Health Act Should Legalise Health Centre Committees- CWGH

By Michael Gwarisa 

COMMUNITY Working Group on Health (CWGH) Executive Director Itai Josh Rusike says the new Public Health Act (PHA) should recognise Health Centre Committees (HCCs) as legal entities as they are a critical tool in enhancing Primary Health Care services.

In an interview with HealthTimes on the sidelines of a Media Engagement of the PHA, Rusike said it was worrying that HCCs were operating as illegal entities despite their positive contribution to the national health sector.

Also Read: Minister Parirenyatwa Explains Public Health Bill Delay 

“Health Centre Committees (HCCs) are a mechanism through which community participation can be effectively integrated to achieve a sustainable people centered health system at the primary care level of the health system.  They complement vital community level initiatives like community health workers, and mechanisms for public participation at all levels of the health system.

“In Zimbabwe, Health Centre Committees (HCCs) were originally proposed by the Ministry of Health and Child Care in the early 1980s to assist communities to identify their priority health problems, plan how to raise their own resources, organize and manage community contributions, and tap available resources for community development,” said Rusike.

He added that despite setting their roles and functions which date back as early as the 1980’s, HCCs still do not have a statutory instrument that specifically governs their roles and functions.

“This is a gap in the formal provisions for how communities should organize on health and PHC at primary care (health centre) level. While PHC is not only an issue for the health sector, and is thus taken up by more general local government structures, it is necessary that mechanisms exist within the health sector to align the health system to PHC and community issues, as well as to link and give leadership input to these more general structures.

“The absence of formal recognition may mean that other sectors do not act on health as it is not adequately profiled in their wider deliberations. The 2016-2020 National Health Strategy recognized this gap and made specific note of the importance of establishing health centre committees within the health system.”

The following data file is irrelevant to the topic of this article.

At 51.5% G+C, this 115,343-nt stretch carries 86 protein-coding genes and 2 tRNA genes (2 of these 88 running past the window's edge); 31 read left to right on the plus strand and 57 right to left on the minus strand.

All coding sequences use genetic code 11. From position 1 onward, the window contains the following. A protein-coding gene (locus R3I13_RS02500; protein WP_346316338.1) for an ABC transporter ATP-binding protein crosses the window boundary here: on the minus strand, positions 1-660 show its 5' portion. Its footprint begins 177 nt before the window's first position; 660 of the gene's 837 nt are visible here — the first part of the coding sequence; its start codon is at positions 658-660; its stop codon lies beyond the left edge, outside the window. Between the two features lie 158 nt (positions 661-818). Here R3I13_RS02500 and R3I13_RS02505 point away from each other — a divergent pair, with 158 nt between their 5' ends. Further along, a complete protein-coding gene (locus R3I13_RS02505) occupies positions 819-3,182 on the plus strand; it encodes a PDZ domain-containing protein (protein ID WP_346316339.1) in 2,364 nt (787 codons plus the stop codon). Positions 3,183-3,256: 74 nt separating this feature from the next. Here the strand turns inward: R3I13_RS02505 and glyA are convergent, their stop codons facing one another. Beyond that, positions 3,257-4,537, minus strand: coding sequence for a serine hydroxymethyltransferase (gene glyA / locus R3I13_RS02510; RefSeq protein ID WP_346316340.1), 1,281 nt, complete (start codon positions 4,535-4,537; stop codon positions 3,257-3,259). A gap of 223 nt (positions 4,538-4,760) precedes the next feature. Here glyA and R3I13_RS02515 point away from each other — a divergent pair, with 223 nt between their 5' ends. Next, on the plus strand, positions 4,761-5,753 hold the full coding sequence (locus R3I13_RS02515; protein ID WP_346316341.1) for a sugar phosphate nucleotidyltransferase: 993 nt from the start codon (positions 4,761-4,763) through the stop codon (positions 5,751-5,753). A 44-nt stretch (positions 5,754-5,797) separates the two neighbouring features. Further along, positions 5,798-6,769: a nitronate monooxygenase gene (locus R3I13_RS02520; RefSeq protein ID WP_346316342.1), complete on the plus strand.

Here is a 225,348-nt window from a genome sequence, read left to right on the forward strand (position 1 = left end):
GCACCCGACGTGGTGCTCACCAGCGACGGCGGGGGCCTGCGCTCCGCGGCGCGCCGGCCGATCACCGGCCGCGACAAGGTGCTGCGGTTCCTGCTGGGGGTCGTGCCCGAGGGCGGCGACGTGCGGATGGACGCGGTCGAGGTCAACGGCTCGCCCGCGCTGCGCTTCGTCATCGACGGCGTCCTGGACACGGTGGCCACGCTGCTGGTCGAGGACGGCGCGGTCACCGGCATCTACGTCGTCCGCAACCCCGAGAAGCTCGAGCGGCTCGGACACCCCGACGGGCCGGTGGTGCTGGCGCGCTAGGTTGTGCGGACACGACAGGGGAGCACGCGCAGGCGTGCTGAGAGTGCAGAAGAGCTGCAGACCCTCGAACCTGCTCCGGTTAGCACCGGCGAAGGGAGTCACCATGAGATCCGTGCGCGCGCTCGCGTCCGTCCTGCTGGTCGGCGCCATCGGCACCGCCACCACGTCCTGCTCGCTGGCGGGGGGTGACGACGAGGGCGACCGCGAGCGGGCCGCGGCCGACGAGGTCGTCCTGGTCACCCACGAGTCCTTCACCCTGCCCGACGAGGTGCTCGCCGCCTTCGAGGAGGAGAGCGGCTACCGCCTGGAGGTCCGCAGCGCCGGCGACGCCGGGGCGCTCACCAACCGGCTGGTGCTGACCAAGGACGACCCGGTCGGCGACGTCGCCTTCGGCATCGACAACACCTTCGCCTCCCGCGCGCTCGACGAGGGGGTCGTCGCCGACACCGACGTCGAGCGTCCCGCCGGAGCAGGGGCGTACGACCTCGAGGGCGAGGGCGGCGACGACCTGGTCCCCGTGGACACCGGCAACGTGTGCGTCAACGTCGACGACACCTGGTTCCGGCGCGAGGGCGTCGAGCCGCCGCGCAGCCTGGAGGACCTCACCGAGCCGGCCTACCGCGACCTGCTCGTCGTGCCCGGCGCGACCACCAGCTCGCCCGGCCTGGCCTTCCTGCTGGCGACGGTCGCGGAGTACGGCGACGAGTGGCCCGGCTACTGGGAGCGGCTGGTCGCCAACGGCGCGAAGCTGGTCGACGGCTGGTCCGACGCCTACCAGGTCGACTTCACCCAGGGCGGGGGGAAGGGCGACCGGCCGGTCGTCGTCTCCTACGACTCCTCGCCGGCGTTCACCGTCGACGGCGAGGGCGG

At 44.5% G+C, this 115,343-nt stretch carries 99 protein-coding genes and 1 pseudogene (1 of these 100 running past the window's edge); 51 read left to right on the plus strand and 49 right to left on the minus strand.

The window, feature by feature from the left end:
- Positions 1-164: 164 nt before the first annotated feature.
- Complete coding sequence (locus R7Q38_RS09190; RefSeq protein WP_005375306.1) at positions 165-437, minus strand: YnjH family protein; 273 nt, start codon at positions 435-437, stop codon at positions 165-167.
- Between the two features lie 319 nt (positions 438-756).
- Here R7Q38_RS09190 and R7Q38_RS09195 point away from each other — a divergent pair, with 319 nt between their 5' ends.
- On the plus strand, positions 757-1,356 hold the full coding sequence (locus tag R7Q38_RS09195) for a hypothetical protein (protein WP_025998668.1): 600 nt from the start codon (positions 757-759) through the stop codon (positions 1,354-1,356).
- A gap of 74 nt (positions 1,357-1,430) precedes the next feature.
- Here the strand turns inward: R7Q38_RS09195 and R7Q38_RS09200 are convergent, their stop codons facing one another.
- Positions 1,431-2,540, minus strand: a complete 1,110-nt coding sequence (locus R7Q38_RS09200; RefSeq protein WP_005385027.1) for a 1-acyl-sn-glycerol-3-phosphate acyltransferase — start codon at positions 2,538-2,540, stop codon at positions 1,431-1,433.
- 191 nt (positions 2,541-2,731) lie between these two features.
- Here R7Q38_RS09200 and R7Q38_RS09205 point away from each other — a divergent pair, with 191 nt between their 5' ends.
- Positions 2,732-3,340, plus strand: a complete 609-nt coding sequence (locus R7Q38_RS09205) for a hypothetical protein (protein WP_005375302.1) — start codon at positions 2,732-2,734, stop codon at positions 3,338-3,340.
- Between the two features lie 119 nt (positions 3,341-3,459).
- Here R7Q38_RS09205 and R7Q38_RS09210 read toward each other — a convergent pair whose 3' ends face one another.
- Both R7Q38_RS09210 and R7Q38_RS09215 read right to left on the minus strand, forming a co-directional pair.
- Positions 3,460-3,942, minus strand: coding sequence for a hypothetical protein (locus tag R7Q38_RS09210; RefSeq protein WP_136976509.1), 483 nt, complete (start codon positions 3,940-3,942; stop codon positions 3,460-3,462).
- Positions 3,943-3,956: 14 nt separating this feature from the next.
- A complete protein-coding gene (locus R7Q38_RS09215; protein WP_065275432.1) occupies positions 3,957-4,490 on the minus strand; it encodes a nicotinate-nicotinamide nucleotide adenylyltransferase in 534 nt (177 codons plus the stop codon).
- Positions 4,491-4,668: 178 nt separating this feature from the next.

Rusike went on to say that HCCs ensure the proper planning and implementation of primary health care in coordinated efforts with other relevant sectors. In doing this, they promote health as an indispensable contribution to the improvement of the quality of life of every individual, family and community as part of overall socio-economic development.

“While community participation demands much more than HCCs, institutionalizing and giving a formal mandate to HCCs is critical and key to achieving a sustainable people centered health system in Zimbabwe. Hence the need to urgently review the Public Health Act in order to give them the legal status

“The Public Health Act Review will  include the actions taken to create conditions for and promote health, to prevent disease and prolong life; the actions taken by health care institutions to prevent, diagnose and treat disease, or improve family and community health and the actions of other sectors of government, public and private organisations, communities and individuals, media, business, academia to promote health.”

Meanwhile, Permanent Secretary in the Ministry of Health and Child Care (MoCC) Brig Gerald Gwinji told the media engagement meeting that the Public Health Bill was in cabinet awaiting approval.

“The PHA is not the only ACT that is administered by the MoHCC, they are several others coming close to 18 or so. The two major ones that deal with medical service provision are the medical services Act which largely speaks to provision to provision of clinical services and the PHA which looks at broader public health matters.

“The current PHA was written in 1924, its a small document but it was robust for its time. It covers a lot of the aspects relating to public health. So it stood the test of time but however we had a lot of advances technologically and perceptions on health have changed too. The bill is now at cabinet and i could say its out of my jurisdiction now,” said Brig Gwinji




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